October 27, 2009

J. J. Blickstein

WESTERN MOTEL
               —for Edward Hopper

Red chair. The human sacrifice, a perfect desert, outside the window
(window the leash on the decay of the dream) is the entire world.

Woman in a red dress on the edge of the bed ready to go or to stay forever—
suitcase on the floor, same color as the undamaged road, green sedan
at the edge of the window leaves no knowledge but assumption.

Death in the shadows of a room without dusk—everything wreaks of
“just passing through.” The bones in your mind can’t be found anywhere,
thin skin of civilization torn between the open curtains just the way you like it.

You amuse yourself with the idea of the girl as automobile, automobile
as girl but you paint her pensive, and relaxed, cross her legs to maintain the tension—
she falls back from shapes and tones when you question the composition.

Your tongue, the silent tongue, silences the perfect pitch in the colored palette—
Blonde in a red dress, red shoes, green automobile, deep stain on the wall, red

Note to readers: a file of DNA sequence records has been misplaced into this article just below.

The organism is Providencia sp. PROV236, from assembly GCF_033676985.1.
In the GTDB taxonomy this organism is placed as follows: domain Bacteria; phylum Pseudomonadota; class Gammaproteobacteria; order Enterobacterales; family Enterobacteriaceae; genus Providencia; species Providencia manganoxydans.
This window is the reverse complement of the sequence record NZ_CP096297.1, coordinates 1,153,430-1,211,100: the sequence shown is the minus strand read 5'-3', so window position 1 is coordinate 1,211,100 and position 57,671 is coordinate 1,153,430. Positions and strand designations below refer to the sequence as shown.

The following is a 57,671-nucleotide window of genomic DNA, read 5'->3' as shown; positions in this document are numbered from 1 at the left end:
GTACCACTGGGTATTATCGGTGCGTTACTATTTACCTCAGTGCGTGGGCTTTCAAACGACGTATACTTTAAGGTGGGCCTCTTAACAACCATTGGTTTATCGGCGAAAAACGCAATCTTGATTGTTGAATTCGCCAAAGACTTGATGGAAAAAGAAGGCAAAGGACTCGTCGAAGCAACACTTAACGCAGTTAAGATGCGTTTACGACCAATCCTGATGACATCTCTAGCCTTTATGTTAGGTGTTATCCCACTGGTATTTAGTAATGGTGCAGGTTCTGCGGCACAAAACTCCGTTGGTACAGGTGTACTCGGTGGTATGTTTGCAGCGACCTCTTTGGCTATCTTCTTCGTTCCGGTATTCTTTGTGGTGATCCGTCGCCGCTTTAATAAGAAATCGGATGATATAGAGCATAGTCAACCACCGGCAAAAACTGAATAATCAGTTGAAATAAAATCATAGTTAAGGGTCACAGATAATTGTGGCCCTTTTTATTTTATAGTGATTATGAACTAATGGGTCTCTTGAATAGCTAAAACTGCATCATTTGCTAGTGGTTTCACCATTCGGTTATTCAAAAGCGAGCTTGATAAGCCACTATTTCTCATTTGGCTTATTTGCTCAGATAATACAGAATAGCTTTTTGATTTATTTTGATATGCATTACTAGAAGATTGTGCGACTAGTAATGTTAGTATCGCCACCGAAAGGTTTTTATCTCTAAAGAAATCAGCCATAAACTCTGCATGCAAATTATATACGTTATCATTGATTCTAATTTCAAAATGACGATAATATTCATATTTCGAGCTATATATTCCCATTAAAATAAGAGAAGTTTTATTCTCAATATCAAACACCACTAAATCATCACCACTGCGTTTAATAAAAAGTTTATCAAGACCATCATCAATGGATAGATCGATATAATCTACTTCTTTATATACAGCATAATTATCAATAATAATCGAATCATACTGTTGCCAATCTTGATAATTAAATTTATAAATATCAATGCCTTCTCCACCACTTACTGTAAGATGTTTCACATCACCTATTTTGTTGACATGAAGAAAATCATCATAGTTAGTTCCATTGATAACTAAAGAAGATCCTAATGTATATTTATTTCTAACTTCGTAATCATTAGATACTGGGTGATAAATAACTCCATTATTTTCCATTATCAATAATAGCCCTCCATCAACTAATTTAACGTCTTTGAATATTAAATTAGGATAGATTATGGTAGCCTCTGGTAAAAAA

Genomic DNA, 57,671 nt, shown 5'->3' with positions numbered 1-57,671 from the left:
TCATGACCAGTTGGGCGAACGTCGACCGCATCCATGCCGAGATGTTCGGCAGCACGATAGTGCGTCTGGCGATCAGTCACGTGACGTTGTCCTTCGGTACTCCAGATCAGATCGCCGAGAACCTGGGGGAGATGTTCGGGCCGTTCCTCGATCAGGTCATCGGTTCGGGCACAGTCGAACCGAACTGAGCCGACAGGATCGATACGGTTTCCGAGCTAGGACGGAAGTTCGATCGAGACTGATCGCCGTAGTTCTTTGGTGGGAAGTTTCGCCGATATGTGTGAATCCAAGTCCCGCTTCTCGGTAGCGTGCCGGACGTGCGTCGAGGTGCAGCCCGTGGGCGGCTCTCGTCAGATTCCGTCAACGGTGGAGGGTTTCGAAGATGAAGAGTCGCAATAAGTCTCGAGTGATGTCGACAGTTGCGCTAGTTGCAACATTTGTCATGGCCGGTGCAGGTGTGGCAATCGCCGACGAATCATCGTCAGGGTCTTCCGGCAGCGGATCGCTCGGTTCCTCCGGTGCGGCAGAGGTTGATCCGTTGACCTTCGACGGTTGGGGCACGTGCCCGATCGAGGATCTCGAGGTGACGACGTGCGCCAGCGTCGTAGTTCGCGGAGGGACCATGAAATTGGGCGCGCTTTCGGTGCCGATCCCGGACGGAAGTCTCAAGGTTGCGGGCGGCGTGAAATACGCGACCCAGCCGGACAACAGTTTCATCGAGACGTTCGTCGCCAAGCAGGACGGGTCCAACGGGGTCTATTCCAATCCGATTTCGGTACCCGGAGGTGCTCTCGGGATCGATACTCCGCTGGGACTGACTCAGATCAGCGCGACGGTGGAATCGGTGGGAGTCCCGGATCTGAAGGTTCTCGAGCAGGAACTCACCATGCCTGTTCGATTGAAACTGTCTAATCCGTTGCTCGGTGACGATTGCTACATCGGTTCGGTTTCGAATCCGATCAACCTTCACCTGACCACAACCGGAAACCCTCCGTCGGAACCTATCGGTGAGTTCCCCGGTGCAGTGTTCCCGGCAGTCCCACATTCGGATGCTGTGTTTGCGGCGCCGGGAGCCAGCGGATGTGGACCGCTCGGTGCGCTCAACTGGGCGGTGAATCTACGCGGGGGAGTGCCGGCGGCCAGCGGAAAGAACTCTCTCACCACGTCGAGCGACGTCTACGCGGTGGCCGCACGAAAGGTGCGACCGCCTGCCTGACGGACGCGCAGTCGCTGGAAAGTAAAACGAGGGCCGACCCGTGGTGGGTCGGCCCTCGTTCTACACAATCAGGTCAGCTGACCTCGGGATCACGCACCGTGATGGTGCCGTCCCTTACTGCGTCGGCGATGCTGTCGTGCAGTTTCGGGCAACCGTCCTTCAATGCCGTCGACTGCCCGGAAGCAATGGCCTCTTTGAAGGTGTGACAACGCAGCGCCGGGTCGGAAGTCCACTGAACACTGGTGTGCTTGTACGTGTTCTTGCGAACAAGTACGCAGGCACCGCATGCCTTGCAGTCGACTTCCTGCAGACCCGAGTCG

sheets washed a pale carmine by the bent light we can’t call the sun—
Simple lamp is simple math, that’s why you included it, the shape of the headlamp,
color of sand to balance the weight of the room.

Your attention to detail, your will for the stark exposes your creation to
               the impossibility of
chance, of occasion because your real gift is design—

She’s in a poem that looks and smells like real life (No, it’s not a poem, it’s
poetry with nothing to do, never anything to do…)
It’s important how she looks at you, through you, past you—she still looks
               for your signal,
lives for you, with you, without you, and you are both still alone. She paints you,
               makes you a
landscape (in her mind) as a small rebellion and this is why she must despise you,
               for the
vision (she too has become herself). You know, the dullness, the repression,
               the squashing
of giddiness, the discipline to stare long enough to see
almost everything and the discipline to pause just before it and you crack and tear.

Her back is to the view because there is nothing more to understand. Yep,
               she’s smart and
pretty but who wants to surrender expectation and the belief that something’s coming—
(You could show us longing but you don’t have to because she’s already there.)
The road is the thing that’s really American—there’s nothing on it and you
               can see it right
outside the window, and the funny thing is that we are always looking at it
               all the time—But,
maybe she is too because everything here and here after all is just an idea.

from Rattle #22, Winter 2004